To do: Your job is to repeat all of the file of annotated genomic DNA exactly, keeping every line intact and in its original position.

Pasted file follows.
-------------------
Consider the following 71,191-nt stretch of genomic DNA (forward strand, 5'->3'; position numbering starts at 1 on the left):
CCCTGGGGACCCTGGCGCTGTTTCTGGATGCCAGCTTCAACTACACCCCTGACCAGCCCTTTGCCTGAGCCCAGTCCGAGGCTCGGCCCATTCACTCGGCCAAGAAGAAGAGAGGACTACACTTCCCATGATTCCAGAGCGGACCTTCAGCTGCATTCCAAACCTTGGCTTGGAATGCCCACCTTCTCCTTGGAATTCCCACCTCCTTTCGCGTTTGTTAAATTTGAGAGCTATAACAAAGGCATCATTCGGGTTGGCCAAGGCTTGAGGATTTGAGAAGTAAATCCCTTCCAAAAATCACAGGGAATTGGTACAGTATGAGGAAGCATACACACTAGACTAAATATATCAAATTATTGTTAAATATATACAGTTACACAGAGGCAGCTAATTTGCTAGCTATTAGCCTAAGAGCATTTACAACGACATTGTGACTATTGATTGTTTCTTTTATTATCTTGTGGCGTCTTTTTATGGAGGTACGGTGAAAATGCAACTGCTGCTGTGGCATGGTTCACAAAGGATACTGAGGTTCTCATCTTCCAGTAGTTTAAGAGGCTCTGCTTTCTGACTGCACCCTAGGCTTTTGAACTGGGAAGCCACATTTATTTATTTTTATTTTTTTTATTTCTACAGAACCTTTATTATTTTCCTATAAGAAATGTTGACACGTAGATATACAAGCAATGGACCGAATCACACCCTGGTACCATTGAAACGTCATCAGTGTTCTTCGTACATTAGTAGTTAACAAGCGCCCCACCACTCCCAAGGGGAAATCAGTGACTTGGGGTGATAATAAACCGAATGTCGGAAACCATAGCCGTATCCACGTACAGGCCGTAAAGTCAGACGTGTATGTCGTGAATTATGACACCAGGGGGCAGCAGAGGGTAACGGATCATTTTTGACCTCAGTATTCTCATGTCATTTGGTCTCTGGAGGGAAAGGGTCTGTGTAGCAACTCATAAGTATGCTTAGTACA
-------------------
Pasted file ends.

Consider the following 71,191-nt stretch of genomic DNA (forward strand, 5'->3'; position numbering starts at 1 on the left):
CCCTGGGGACCCTGGCGCTGTTTCTGGATGCCAGCTTCAACTACACCCCTGACCAGCCCTTTGCCTGAGCCCAGTCCGAGGCTCGGCCCATTCACTCGGCCAAGAAGAAGAGAGGACTACACTTCCCATGATTCCAGAGCGGACCTTCAGCTGCATTCCAAACCTTGGCTTGGAATGCCCACCTTCTCCTTGGAATTCCCACCTCCTTTCGCGTTTGTTAAATTTGAGAGCTATAACAAAGGCATCATTCGGGTTGGCCAAGGCTTGAGGATTTGAGAAGTAAATCCCTTCCAAAAATCACAGGGAATTGGTACAGTATGAGGAAGCATACACACTAGACTAAATATATCAAATTATTGTTAAATATATACAGTTACACAGAGGCAGCTAATTTGCTAGCTATTAGCCTAAGAGCATTTACAACGACATTGTGACTATTGATTGTTTCTTTTATTATCTTGTGGCGTCTTTTTATGGAGGTACGGTGAAAATGCAACTGCTGCTGTGGCATGGTTCACAAAGGATACTGAGGTTCTCATCTTCCAGTAGTTTAAGAGGCTCTGCTTTCTGACTGCACCCTAGGCTTTTGAACTGGGAAGCCACATTTATTTATTTTTATTTTTTTTATTTCTACAGAACCTTTATTATTTTCCTATAAGAAATGTTGACACGTAGATATACAAGCAATGGACCGAATCACACCCTGGTACCATTGAAACGTCATCAGTGTTCTTCGTACATTAGTAGTTAACAAGCGCCCCACCACTCCCAAGGGGAAATCAGTGACTTGGGGTGATAATAAACCGAATGTCGGAAACCATAGCCGTATCCACGTACAGGCCGTAAAGTCAGACGTGTATGTCGTGAATTATGACACCAGGGGGCAGCAGAGGGTAACGGATCATTTTTGACCTCAGTATTCTCATGTCATTTGGTCTCTGGAGGGAAAGGGTCTGTGTAGCAACTCATAAGTATGCTTAGTACA